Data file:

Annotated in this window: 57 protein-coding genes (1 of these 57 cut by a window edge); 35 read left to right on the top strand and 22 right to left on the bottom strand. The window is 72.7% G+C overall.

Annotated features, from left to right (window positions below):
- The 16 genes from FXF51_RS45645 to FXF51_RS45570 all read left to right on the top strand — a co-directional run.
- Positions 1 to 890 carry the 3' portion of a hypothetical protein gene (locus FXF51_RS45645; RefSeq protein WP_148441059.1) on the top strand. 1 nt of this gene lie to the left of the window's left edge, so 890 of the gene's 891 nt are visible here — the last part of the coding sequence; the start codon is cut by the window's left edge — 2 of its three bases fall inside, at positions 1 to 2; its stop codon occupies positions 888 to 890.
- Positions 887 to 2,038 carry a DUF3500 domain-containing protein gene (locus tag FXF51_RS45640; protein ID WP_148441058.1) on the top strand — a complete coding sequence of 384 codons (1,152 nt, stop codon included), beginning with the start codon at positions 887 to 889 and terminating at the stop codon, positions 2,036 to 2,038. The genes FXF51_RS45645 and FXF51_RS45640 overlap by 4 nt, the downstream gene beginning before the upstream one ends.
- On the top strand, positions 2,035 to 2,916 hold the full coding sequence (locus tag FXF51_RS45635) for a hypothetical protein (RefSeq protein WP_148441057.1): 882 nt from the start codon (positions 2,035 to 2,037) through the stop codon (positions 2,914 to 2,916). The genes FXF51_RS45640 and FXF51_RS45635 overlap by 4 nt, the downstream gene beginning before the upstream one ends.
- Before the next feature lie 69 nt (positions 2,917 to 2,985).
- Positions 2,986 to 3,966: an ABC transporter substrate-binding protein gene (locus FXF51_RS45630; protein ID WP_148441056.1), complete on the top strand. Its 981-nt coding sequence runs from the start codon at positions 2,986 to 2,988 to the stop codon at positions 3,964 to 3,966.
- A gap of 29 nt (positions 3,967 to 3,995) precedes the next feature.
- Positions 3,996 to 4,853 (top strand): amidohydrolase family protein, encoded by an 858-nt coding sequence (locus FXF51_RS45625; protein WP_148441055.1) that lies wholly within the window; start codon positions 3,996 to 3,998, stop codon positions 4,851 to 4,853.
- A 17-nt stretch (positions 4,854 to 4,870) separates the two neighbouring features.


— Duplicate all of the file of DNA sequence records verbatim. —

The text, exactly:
Annotated in this window: 57 protein-coding genes (1 of these 57 cut by a window edge); 35 read left to right on the top strand and 22 right to left on the bottom strand. The window is 72.7% G+C overall.

Annotated features, from left to right (window positions below):
- The 16 genes from FXF51_RS45645 to FXF51_RS45570 all read left to right on the top strand — a co-directional run.
- Positions 1 to 890 carry the 3' portion of a hypothetical protein gene (locus FXF51_RS45645; RefSeq protein WP_148441059.1) on the top strand. 1 nt of this gene lie to the left of the window's left edge, so 890 of the gene's 891 nt are visible here — the last part of the coding sequence; the start codon is cut by the window's left edge — 2 of its three bases fall inside, at positions 1 to 2; its stop codon occupies positions 888 to 890.
- Positions 887 to 2,038 carry a DUF3500 domain-containing protein gene (locus tag FXF51_RS45640; protein ID WP_148441058.1) on the top strand — a complete coding sequence of 384 codons (1,152 nt, stop codon included), beginning with the start codon at positions 887 to 889 and terminating at the stop codon, positions 2,036 to 2,038. The genes FXF51_RS45645 and FXF51_RS45640 overlap by 4 nt, the downstream gene beginning before the upstream one ends.
- On the top strand, positions 2,035 to 2,916 hold the full coding sequence (locus tag FXF51_RS45635) for a hypothetical protein (RefSeq protein WP_148441057.1): 882 nt from the start codon (positions 2,035 to 2,037) through the stop codon (positions 2,914 to 2,916). The genes FXF51_RS45640 and FXF51_RS45635 overlap by 4 nt, the downstream gene beginning before the upstream one ends.
- Before the next feature lie 69 nt (positions 2,917 to 2,985).
- Positions 2,986 to 3,966: an ABC transporter substrate-binding protein gene (locus FXF51_RS45630; protein ID WP_148441056.1), complete on the top strand. Its 981-nt coding sequence runs from the start codon at positions 2,986 to 2,988 to the stop codon at positions 3,964 to 3,966.
- A gap of 29 nt (positions 3,967 to 3,995) precedes the next feature.
- Positions 3,996 to 4,853 (top strand): amidohydrolase family protein, encoded by an 858-nt coding sequence (locus FXF51_RS45625; protein WP_148441055.1) that lies wholly within the window; start codon positions 3,996 to 3,998, stop codon positions 4,851 to 4,853.
- A 17-nt stretch (positions 4,854 to 4,870) separates the two neighbouring features.